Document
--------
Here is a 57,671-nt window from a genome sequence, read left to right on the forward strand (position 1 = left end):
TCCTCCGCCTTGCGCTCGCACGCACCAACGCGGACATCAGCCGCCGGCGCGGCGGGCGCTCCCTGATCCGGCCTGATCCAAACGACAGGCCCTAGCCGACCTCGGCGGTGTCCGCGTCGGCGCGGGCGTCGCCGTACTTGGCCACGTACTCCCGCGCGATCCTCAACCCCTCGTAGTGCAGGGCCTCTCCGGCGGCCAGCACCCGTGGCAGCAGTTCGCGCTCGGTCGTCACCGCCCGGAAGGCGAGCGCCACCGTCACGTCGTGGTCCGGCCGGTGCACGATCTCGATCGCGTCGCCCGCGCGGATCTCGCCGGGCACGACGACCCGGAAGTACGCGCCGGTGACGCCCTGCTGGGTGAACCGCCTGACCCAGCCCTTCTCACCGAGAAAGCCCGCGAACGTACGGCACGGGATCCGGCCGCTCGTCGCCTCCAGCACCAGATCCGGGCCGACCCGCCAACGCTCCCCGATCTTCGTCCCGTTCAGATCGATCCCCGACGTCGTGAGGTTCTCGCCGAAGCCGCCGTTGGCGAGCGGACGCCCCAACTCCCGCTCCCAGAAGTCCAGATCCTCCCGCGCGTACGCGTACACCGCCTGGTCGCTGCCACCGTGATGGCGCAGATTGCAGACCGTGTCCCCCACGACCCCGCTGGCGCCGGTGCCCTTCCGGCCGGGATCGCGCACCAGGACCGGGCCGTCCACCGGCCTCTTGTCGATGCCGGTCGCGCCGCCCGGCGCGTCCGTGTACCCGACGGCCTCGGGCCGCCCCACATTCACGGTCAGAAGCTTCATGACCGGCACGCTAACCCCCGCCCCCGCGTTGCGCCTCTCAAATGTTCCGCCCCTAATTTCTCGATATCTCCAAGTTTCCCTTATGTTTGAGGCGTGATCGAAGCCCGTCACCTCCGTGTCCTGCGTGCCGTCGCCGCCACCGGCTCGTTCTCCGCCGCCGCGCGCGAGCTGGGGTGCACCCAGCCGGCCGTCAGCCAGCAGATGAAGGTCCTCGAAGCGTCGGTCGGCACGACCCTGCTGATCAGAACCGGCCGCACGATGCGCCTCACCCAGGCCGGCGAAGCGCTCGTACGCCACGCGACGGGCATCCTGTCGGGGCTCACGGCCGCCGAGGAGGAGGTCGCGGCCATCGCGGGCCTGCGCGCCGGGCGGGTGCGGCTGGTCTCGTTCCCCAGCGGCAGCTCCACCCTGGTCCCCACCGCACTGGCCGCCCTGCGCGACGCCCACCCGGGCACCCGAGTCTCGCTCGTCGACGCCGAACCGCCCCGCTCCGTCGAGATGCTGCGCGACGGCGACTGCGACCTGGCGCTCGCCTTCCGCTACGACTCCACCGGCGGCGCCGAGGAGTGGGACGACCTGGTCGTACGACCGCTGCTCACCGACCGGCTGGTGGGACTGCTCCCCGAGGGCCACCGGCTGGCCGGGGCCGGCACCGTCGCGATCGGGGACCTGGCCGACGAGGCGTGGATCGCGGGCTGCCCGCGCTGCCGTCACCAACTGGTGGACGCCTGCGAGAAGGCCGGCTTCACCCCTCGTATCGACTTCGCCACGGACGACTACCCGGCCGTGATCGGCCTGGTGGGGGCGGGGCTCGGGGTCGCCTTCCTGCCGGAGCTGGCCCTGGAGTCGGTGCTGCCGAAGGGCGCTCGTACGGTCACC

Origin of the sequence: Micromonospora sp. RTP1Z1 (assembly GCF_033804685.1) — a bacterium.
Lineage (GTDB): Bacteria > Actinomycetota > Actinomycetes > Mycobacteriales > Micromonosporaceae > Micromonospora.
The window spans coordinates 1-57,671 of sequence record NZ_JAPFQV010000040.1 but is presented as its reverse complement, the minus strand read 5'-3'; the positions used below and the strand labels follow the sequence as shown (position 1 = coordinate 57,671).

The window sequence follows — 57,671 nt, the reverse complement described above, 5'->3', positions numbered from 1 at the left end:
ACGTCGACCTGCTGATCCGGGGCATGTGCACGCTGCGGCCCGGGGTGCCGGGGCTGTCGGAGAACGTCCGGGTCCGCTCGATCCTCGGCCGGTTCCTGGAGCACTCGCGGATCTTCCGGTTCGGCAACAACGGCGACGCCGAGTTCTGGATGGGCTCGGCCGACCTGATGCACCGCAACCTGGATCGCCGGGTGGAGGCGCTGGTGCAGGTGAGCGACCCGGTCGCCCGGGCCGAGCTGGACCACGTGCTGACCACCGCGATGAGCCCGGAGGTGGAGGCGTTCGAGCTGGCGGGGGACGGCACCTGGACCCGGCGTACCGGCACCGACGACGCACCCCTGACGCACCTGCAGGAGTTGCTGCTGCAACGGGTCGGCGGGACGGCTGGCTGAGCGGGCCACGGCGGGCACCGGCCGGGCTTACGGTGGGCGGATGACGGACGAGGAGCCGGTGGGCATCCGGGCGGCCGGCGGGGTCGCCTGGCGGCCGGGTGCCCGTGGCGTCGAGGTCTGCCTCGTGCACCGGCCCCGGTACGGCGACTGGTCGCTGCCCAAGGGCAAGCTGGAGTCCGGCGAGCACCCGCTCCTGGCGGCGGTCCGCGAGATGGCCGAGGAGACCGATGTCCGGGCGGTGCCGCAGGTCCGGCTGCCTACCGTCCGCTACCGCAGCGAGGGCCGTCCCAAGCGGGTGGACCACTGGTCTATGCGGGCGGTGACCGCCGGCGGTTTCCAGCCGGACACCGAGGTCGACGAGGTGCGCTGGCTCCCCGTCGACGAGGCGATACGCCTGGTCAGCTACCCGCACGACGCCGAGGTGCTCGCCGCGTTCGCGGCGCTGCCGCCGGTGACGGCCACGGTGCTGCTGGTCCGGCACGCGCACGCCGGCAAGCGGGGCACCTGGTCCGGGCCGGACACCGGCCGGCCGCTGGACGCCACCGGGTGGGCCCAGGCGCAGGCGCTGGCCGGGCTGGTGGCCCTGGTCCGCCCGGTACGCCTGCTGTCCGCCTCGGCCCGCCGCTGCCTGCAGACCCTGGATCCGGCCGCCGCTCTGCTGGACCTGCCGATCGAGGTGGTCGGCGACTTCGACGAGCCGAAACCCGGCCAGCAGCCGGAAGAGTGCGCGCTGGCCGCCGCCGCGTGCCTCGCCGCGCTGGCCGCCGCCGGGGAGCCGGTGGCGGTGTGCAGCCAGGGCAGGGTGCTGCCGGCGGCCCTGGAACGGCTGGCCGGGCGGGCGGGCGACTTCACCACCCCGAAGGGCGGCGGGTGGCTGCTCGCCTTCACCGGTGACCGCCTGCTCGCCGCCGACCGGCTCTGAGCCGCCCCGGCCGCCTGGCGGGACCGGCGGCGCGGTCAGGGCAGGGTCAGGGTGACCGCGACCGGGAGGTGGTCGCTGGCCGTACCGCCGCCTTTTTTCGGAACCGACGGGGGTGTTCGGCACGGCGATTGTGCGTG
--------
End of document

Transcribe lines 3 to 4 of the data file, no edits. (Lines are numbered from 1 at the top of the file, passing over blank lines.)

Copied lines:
Origin of the sequence: Micromonospora sp. RTP1Z1 (assembly GCF_033804685.1) — a bacterium.
Lineage (GTDB): Bacteria > Actinomycetota > Actinomycetes > Mycobacteriales > Micromonosporaceae > Micromonospora.